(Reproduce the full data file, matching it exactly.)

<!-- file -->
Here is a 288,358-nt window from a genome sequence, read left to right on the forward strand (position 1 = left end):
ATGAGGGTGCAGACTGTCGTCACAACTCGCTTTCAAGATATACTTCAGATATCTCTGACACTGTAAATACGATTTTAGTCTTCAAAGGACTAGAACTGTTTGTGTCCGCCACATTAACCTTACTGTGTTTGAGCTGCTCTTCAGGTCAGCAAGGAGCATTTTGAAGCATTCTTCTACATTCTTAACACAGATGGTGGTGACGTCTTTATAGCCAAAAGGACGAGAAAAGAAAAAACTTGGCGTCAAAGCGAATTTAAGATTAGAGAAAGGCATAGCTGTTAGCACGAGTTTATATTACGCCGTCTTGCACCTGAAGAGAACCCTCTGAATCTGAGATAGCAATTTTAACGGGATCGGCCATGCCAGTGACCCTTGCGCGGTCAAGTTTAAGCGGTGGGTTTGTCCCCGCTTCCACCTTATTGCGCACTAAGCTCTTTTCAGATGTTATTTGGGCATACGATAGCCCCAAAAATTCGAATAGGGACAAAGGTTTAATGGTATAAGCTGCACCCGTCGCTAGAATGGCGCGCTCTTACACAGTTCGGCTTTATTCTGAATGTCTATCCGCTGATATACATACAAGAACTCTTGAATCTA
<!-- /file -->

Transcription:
Here is a 288,358-nt window from a genome sequence, read left to right on the forward strand (position 1 = left end):
ATGAGGGTGCAGACTGTCGTCACAACTCGCTTTCAAGATATACTTCAGATATCTCTGACACTGTAAATACGATTTTAGTCTTCAAAGGACTAGAACTGTTTGTGTCCGCCACATTAACCTTACTGTGTTTGAGCTGCTCTTCAGGTCAGCAAGGAGCATTTTGAAGCATTCTTCTACATTCTTAACACAGATGGTGGTGACGTCTTTATAGCCAAAAGGACGAGAAAAGAAAAAACTTGGCGTCAAAGCGAATTTAAGATTAGAGAAAGGCATAGCTGTTAGCACGAGTTTATATTACGCCGTCTTGCACCTGAAGAGAACCCTCTGAATCTGAGATAGCAATTTTAACGGGATCGGCCATGCCAGTGACCCTTGCGCGGTCAAGTTTAAGCGGTGGGTTTGTCCCCGCTTCCACCTTATTGCGCACTAAGCTCTTTTCAGATGTTATTTGGGCATACGATAGCCCCAAAAATTCGAATAGGGACAAAGGTTTAATGGTATAAGCTGCACCCGTCGCTAGAATGGCGCGCTCTTACACAGTTCGGCTTTATTCTGAATGTCTATCCGCTGATATACATACAAGAACTCTTGAATCTA